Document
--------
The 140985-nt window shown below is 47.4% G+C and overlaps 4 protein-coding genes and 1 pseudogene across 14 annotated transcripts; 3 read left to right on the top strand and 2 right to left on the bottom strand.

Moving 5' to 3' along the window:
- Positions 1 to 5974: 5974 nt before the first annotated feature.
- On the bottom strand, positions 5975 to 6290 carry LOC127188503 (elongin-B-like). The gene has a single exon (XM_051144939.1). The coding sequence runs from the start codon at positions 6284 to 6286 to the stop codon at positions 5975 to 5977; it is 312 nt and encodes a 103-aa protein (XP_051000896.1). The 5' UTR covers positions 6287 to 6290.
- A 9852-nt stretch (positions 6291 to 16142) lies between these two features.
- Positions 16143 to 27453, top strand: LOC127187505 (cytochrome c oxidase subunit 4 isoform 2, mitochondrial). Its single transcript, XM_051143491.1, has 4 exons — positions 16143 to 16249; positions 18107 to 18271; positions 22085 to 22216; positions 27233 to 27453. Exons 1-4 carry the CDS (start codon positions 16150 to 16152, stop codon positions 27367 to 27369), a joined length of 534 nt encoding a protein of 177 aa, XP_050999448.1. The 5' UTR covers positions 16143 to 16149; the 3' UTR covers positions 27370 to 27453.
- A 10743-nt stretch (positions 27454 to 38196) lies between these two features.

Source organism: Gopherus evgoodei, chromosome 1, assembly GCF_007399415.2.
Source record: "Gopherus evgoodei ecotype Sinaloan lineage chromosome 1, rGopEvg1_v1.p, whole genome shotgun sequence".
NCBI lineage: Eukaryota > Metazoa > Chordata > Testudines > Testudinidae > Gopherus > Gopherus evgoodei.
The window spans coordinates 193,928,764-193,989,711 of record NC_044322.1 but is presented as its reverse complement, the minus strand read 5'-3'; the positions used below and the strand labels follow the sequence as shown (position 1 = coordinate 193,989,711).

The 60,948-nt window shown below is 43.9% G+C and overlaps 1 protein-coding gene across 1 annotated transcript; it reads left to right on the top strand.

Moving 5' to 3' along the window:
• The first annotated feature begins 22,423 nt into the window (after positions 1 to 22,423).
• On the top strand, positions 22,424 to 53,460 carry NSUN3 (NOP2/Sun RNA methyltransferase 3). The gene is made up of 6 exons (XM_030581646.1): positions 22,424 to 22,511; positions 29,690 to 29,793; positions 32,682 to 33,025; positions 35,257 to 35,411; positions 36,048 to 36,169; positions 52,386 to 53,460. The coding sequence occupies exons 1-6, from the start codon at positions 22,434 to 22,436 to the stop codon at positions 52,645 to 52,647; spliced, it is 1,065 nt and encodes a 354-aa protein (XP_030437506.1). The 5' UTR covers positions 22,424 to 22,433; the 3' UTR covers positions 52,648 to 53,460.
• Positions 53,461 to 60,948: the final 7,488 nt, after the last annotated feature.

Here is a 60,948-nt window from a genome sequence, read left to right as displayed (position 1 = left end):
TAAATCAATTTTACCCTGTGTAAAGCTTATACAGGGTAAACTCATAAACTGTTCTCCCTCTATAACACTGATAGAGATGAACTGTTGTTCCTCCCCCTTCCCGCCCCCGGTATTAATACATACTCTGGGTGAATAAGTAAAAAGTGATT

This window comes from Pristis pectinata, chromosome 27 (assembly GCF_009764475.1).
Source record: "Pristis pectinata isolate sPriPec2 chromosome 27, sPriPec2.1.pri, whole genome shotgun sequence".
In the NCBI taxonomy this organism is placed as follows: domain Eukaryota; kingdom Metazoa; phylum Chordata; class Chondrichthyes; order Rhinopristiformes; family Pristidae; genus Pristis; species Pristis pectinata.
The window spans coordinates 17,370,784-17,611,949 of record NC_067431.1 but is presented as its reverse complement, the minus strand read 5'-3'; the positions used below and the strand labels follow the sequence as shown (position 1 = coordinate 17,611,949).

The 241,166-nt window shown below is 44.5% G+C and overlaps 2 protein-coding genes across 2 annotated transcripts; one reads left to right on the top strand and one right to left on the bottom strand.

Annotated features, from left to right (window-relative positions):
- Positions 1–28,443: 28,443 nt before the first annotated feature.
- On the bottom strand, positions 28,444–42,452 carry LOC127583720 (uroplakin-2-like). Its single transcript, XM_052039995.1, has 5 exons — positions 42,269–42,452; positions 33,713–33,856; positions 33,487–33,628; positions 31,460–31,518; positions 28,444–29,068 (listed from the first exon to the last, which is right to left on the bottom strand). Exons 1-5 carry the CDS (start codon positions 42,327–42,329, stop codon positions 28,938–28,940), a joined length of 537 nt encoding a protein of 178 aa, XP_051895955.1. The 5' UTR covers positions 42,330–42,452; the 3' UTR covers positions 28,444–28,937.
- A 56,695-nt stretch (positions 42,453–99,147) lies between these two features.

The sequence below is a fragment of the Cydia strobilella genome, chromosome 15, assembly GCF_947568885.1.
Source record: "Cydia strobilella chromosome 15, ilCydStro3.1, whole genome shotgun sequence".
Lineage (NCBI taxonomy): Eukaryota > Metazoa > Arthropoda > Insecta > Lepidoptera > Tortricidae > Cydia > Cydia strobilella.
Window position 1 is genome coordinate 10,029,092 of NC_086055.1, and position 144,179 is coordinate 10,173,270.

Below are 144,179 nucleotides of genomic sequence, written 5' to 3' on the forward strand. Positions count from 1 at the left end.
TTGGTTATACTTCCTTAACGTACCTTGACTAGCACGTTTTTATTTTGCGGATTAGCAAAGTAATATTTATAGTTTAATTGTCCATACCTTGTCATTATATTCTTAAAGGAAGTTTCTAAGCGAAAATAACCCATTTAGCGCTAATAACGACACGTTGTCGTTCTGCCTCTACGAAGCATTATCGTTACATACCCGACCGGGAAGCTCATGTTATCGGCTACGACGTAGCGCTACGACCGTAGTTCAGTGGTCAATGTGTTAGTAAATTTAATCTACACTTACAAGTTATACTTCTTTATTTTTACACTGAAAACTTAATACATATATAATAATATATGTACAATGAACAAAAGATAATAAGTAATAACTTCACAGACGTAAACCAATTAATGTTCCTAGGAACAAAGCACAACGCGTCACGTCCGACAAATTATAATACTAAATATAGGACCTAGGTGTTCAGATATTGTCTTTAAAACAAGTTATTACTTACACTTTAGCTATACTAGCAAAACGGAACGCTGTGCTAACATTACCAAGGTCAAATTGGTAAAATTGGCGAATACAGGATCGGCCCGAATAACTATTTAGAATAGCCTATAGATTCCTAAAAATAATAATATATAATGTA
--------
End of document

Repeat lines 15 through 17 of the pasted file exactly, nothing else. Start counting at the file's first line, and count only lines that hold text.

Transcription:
• On the top strand, positions 22,424 to 53,460 carry NSUN3 (NOP2/Sun RNA methyltransferase 3). The gene is made up of 6 exons (XM_030581646.1): positions 22,424 to 22,511; positions 29,690 to 29,793; positions 32,682 to 33,025; positions 35,257 to 35,411; positions 36,048 to 36,169; positions 52,386 to 53,460. The coding sequence occupies exons 1-6, from the start codon at positions 22,434 to 22,436 to the stop codon at positions 52,645 to 52,647; spliced, it is 1,065 nt and encodes a 354-aa protein (XP_030437506.1). The 5' UTR covers positions 22,424 to 22,433; the 3' UTR covers positions 52,648 to 53,460.
• Positions 53,461 to 60,948: the final 7,488 nt, after the last annotated feature.

Here is a 60,948-nt window from a genome sequence, read left to right as displayed (position 1 = left end):